John Smith

According to Bean, Madison County failed “through the purely selfish and political motives among the peoples of the opposing county towns.”  Wanger’s letter says that the movement for the new county didn’t really die until Pennsylvania adopted the 1874 constitution.

While digging though the collection for more on the story, I found out that there was another movement to produce a new county out of part of Montgomery County.  Edward Hocker wrote about an article about it for the Times-Herald (December 3, 1925).  This county would have been called “Penn County” and was to be made up of Northwest Philadelphia and the townships of Moreland, Abington, Cheltenham, Springfield, and Lower Merion. This plan dates to 1836, and doesn’t seem to have gained the traction the St. Clair/Madison County plan did.  When Philadelphia consolidated in 1854, the Penn County idea was revived, but this time by the people of Frankford and would have included Bristol Township in Bucks County.

Busy Bees

For those of you who know Norristown, this item should look familiar.  It’s a bee skep, and it’s featured in the municipal seal.

Bee skep in the collection of HSMC

Bee skep in the collection of HSMC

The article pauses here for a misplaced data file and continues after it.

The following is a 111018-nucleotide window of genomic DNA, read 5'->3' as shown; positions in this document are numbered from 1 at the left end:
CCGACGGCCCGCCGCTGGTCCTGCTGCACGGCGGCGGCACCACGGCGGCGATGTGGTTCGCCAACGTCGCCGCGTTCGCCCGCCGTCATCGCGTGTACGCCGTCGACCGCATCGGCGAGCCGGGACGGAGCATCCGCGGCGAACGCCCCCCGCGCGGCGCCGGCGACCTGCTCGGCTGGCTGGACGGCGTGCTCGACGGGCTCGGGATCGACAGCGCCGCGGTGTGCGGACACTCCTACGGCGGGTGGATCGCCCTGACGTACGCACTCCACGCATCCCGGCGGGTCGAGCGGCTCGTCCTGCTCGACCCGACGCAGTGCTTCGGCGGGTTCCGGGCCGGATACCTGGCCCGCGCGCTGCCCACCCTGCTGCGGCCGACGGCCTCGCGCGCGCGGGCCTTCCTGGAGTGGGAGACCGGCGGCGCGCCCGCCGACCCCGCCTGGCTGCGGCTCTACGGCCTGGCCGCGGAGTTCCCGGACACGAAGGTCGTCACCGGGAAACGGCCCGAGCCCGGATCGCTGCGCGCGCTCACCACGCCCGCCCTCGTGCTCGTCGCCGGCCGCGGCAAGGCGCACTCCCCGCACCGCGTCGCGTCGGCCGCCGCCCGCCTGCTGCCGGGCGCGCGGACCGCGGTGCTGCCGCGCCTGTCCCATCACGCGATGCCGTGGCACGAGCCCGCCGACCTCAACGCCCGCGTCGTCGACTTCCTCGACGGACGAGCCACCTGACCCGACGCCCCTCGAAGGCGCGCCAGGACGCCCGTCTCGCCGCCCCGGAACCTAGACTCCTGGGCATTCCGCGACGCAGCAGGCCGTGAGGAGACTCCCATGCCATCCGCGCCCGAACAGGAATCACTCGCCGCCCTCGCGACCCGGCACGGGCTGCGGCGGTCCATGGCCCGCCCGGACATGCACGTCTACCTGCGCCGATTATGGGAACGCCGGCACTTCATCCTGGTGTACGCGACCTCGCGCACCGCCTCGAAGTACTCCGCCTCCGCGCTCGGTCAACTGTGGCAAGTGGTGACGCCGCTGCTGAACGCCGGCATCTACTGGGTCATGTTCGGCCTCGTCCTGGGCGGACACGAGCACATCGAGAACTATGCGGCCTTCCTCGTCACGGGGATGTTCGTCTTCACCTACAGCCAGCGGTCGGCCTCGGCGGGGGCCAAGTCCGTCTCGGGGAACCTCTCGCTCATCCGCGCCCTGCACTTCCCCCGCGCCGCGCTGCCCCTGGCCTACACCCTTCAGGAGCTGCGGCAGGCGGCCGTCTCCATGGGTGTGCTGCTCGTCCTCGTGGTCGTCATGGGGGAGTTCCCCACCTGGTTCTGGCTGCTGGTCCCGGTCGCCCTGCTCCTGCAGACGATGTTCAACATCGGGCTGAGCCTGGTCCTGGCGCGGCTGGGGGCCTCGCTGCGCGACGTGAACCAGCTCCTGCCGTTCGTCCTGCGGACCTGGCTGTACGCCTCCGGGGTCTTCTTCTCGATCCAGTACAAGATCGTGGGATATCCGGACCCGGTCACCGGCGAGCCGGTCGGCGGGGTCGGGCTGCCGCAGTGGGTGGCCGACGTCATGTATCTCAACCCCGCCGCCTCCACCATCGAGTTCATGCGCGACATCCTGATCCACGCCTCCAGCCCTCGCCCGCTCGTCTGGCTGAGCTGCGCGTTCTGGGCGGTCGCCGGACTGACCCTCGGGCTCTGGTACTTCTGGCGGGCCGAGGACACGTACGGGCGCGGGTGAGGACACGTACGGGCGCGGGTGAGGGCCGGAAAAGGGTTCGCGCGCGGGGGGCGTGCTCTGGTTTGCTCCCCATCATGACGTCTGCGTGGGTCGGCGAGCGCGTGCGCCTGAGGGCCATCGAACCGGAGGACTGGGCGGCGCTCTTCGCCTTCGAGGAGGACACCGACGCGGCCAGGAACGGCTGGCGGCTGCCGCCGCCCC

Beekeeping shows up in many cultures, from Egyptians using wax and honey in mummification processes to Mayan apiaries in the 16th century.  Even before domesticating bees, people around the globe collected honey for eons, from Asia to Africa, India to Australia.

Close-up of woven straw

Close-up of woven straw

A bee skep is essentially an upturned basket used to house bees and eventually collect honey and wax.  This style, made of straw, was used from the Medieval era through the mid-19th century, when new techniques were developed.  They can also be made from wicker coated with mud or manure.  The skep has one hole for the bees to pass through and it sits on a mat or platform to keep the bottom closed off until necessary.  The bees produce a comb inside the skep just like they would naturally in a tree.

The bees line the interior with propolis, a resin mixture used to seal the hive and prevent fungal and bacterial growth.  If you look closely at this image, you can see the slightly darker material, especially between the layers.

Interior showing propolis

Interior showing propolis

With a skep, a beekeeper had to many times destroy the colony of bees to extract the comb, by either placing the skep over smoking coals or by pressing the skep, bees and all.  Some alternatives were used, like forcing the bees to move from one skep to another, but once wooden hives with removable frames were introduced, the bee skep slowly faded from use.

Bees provide not only honey, which has antiseptic and preservative properties along with being a sweet treat, but they also produce beeswax.  In early colonial America, bees were imported in the mid-17th century.  By the end of the century, most every family would have had at least one skep.  These colonists used wax not only for making candles, but also to waterproof leather and bind wounds, and honey to cure their meat.

Norristown banner, showing bee skep symbol

Norristown banner, showing bee skep symbol